This contributor post was written by Genevieve of Lightbox SF.
As December draws to a close many of us have the natural inclination to reflect on the year gone by and create big hopes for one quickly approaching. I’m not much of a fan of resolutions because of the “succeed or fail dichotomy” they set up, but I am a fan of big planning and dreaming. So I want to challenge you with an exercise I have many of my clients do in the early stages of our working together.
Give yourself an hour or two where you know you can write undisturbed. Set up your favorite writing tools, blank paper and pencil, your favorite lined notebook and fountain pen or your computer, maybe with a program like Omm Writer.
I want you to write out the details of your ideal day. Start from the moment you wake up until you fall asleep. This isn’t a getaway vacation day, but an ideal day in your everyday life. What work would you be doing? Where would you be doing it? Who else would you interact with? How many other things you enjoy would fit into your day?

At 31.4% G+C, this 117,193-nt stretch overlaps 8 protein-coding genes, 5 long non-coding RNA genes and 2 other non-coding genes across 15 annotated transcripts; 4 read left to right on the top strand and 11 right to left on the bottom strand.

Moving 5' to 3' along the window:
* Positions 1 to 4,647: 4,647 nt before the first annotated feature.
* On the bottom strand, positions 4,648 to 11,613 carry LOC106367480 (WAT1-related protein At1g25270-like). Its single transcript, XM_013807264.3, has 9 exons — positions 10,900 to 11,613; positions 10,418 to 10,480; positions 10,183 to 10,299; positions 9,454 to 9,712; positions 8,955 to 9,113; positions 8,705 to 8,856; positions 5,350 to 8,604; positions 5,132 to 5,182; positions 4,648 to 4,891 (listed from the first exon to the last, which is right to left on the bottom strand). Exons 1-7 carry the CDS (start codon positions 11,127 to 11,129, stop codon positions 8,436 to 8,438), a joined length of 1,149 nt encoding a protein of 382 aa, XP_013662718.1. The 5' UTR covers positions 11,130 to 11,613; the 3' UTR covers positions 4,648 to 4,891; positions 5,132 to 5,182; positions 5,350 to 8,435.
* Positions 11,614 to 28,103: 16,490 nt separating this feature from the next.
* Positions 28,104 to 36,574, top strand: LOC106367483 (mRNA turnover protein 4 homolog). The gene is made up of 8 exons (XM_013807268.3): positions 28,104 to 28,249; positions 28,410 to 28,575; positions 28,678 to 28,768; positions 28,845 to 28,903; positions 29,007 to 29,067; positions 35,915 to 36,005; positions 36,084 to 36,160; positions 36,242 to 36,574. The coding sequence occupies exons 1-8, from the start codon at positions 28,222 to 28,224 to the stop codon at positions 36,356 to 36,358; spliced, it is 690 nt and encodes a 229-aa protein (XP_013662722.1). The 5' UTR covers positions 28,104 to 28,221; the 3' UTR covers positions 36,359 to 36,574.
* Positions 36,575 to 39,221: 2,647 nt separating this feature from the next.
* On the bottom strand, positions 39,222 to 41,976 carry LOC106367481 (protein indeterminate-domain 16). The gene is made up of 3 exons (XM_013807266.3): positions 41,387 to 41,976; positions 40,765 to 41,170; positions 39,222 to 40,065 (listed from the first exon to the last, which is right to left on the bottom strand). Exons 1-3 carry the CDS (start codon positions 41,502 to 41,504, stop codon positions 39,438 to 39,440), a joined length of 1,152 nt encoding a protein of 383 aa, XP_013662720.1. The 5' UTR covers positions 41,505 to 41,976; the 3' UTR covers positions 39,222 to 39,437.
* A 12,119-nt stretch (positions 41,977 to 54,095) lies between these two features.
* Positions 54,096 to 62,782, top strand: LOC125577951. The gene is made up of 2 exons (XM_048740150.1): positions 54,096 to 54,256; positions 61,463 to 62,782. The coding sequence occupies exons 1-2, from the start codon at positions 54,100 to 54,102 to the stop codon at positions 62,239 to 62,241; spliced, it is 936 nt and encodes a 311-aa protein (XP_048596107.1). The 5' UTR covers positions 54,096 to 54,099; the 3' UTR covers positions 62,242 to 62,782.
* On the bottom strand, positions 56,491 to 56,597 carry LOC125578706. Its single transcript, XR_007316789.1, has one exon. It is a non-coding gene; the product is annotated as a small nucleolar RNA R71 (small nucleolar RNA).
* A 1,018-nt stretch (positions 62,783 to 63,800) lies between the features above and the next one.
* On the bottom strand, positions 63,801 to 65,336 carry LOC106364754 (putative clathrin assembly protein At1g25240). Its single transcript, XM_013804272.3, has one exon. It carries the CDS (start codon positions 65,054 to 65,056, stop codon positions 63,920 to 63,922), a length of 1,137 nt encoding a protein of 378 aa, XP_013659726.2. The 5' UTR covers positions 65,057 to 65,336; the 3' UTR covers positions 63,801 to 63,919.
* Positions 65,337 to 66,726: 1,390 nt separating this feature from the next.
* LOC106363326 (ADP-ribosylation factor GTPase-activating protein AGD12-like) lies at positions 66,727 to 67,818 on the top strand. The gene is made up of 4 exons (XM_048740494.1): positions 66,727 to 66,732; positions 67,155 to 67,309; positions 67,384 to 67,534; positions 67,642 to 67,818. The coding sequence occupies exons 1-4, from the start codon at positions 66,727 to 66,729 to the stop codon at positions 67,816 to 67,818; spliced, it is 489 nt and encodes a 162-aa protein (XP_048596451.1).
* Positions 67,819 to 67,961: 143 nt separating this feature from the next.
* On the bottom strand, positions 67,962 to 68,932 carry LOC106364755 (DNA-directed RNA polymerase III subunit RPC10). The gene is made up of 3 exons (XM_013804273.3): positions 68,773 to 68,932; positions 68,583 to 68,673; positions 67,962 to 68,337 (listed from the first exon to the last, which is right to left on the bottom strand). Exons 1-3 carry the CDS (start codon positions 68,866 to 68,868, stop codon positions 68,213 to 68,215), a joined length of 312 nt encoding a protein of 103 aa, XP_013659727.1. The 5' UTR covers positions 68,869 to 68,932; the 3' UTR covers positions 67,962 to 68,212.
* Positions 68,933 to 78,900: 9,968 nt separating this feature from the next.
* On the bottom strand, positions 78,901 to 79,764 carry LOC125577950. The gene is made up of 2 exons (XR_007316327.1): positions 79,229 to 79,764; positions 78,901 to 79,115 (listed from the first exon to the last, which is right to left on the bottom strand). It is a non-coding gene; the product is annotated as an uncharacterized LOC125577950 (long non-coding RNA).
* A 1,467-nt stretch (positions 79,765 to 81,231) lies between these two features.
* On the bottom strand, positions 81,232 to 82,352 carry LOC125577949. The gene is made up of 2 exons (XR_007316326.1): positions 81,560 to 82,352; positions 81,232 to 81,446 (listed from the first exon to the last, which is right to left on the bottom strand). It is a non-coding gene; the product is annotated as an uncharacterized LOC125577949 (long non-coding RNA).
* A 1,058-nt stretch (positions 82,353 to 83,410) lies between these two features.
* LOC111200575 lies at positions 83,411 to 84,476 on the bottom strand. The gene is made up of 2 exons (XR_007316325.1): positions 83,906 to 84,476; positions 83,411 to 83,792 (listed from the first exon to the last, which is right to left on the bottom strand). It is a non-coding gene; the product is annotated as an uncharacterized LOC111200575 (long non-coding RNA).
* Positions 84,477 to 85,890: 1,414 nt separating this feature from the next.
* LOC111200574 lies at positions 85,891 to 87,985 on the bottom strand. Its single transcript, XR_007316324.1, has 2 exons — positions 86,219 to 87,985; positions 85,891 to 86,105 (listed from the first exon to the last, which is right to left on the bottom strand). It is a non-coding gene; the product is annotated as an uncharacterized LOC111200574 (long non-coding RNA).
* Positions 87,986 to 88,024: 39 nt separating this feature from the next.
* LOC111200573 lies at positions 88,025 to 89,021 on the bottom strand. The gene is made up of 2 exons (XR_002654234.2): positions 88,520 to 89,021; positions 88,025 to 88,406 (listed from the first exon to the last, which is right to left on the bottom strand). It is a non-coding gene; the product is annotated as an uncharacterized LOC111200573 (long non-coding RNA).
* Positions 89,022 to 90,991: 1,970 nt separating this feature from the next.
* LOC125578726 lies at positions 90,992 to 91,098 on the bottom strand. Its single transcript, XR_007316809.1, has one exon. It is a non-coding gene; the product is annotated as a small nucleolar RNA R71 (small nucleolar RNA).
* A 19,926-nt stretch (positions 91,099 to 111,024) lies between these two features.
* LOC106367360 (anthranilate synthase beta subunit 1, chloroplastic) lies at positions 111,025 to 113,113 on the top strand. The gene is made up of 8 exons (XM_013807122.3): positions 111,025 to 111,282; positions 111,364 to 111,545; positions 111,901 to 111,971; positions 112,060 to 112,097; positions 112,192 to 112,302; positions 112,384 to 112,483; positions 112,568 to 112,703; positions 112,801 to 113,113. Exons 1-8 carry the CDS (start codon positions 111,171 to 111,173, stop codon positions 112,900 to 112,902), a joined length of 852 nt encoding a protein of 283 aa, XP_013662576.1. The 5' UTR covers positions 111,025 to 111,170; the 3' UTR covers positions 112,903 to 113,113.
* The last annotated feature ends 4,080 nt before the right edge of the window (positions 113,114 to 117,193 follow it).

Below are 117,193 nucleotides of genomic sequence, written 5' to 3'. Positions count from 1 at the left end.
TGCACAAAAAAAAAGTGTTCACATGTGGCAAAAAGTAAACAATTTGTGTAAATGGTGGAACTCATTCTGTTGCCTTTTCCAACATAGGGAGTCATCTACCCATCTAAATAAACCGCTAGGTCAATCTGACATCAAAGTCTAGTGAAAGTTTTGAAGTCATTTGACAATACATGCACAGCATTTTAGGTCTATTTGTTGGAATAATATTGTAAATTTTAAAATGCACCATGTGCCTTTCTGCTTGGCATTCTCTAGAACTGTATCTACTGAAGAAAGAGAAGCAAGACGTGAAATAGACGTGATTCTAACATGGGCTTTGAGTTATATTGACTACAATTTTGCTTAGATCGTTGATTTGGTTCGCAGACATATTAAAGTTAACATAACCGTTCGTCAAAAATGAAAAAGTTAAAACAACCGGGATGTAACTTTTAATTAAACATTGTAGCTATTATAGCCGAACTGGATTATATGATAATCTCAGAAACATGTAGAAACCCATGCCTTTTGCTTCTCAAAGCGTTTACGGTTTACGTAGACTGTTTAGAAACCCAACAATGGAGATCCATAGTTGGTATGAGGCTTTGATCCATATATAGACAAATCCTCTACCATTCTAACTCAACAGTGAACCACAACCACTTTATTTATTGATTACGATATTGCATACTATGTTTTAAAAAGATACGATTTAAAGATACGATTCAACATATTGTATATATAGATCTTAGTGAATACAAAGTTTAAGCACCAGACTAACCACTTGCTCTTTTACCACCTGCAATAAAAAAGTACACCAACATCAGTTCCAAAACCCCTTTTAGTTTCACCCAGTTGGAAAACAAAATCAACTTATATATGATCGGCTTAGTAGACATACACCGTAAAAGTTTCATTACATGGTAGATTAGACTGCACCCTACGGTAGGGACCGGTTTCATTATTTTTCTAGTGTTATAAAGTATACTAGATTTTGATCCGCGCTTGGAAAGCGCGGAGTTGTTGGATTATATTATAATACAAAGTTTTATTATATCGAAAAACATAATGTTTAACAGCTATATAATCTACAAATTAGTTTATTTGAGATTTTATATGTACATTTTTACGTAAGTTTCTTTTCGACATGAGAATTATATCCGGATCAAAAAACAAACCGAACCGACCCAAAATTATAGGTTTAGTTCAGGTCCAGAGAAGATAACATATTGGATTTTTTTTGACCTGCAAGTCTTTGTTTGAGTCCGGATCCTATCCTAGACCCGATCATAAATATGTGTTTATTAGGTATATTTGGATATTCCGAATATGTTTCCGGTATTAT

Don’t let yourself get hung up on your current reality. If you have a toddler at home, but are secretly yearning for the day when he goes to school so you have your afternoons to yourself, write out that day. Dream bigger than you possibly dare.
Add in all the details you can. Think of how your entire life will be at this moment, not just your work experience. Are you in better shape and effortlessly fitting in exercise? Have you found the supportive, loving partner you’ve been searching for? Write out how he fits in. How do you feel during this day? What specific tasks are you doing? What is your larger role? This vision can be next year, 3 years or 10 years from now.
Imagining your perfect day allows you to see a new reality of what could be, it gives you something tangible to work toward. Use this vision you’ve created as a guide for what you want to accomplish in the coming year. Post your perfect day somewhere where you can see it. Use it as motivation when you have those “frustrating, just want to quit” days. If you can imagine it, it is possible.
What can you do right now to get one step closer to this reality?
painting by Lisa Coutts